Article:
Washington International Law Journal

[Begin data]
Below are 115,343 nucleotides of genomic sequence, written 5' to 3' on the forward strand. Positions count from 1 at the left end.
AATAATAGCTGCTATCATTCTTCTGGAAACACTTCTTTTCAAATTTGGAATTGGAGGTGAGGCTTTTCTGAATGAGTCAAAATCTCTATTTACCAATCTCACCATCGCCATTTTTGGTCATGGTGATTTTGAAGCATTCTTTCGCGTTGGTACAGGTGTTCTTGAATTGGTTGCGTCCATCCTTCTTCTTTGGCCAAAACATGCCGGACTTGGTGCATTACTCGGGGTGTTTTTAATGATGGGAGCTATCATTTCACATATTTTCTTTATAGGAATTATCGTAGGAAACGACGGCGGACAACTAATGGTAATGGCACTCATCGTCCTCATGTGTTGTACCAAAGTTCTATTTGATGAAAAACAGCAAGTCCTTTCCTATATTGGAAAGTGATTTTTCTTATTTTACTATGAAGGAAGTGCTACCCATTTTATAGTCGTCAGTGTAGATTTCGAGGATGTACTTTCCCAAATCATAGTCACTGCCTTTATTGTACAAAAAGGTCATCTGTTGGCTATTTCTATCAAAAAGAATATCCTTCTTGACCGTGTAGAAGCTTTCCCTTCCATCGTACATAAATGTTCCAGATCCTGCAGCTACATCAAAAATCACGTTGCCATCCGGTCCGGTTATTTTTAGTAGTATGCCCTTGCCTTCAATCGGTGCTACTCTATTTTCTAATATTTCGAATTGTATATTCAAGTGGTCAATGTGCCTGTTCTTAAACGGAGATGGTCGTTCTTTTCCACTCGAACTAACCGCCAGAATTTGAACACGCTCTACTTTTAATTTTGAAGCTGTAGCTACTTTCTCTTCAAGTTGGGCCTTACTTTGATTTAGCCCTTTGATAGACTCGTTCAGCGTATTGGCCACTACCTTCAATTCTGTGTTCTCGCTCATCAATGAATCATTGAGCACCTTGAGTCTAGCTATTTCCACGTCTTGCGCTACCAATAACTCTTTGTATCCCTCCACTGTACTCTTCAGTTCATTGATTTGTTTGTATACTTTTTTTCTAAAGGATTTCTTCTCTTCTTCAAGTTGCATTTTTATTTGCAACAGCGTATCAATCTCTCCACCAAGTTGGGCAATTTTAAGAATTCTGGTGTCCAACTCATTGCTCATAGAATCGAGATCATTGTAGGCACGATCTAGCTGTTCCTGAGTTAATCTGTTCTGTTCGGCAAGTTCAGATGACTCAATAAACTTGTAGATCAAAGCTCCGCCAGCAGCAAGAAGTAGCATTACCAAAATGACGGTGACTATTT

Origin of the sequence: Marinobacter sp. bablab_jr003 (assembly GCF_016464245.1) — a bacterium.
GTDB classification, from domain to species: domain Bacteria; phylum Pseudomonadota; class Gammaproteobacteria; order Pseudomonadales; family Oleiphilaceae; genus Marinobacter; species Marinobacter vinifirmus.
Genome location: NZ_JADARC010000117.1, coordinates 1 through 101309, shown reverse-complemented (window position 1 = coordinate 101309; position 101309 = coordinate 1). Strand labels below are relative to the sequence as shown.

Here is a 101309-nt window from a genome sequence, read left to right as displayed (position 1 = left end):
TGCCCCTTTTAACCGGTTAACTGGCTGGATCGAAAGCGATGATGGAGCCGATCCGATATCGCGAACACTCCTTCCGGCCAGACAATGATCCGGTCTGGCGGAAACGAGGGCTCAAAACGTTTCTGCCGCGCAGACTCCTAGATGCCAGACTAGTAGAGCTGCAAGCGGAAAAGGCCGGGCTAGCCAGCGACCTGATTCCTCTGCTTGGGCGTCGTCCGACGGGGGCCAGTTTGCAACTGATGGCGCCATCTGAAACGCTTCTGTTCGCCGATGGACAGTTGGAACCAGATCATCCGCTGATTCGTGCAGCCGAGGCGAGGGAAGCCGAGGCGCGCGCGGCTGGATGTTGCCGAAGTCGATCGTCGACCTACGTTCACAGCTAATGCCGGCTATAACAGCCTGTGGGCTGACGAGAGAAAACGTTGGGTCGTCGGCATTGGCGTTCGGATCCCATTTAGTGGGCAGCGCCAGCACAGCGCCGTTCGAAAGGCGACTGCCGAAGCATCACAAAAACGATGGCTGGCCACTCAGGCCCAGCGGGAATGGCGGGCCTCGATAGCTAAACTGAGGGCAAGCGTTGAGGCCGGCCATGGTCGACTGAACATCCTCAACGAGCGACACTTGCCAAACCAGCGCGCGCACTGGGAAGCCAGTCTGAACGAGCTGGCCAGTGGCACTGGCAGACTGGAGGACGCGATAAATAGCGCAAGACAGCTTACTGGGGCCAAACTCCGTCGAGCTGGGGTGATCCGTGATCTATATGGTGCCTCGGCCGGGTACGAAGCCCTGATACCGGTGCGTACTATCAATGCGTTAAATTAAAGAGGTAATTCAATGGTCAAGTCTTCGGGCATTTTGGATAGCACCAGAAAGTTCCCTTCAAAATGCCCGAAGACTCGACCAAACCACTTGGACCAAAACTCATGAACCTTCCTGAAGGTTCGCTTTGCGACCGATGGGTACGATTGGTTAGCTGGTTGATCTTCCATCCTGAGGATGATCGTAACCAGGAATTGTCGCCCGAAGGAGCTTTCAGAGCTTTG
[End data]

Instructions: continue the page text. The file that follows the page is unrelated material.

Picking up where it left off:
At its latest session, the United Nations General Assembly urged States to consider a temporary ban on bottom trawling on the high seas. Bottom trawling technology causes extensive damage both to the habitat of deep sea living marine resources ("LMRs") and to the LMRs themselves. This damage is particularly acute at heavily fished undersea mountains known as seamounts. The pronouncement by the General Assembly, while certainly a positive step, is another unfortunate example of short-sighted fisheries management: instead of creating a legitimate protection regime—such as a moratorium or a system of High Seas Marine Protected Areas ("HSMPA")—for these rare and fragile ecosystems, it leaves the door open for the continued degradation of the global commons. This Comment begins with the assumption that such measures—namely, a system of HSMPAs—can lawfully be established, and turns to the question of enforcement. It presents a legal theory upon which a case against high seas trawling nations could be built, demonstrating that States have notice of the ecological consequences of trawling seamounts, have an affirmative duty to prevent such consequences by enacting and enforcing municipal legislation, and have breached that duty. This flag State malfeasance amounts to an internationally wrongful act, thus providing the possibility for responses by concerned States. These responses include the invocation of responsibility by noninjured States, and potential countermeasures.

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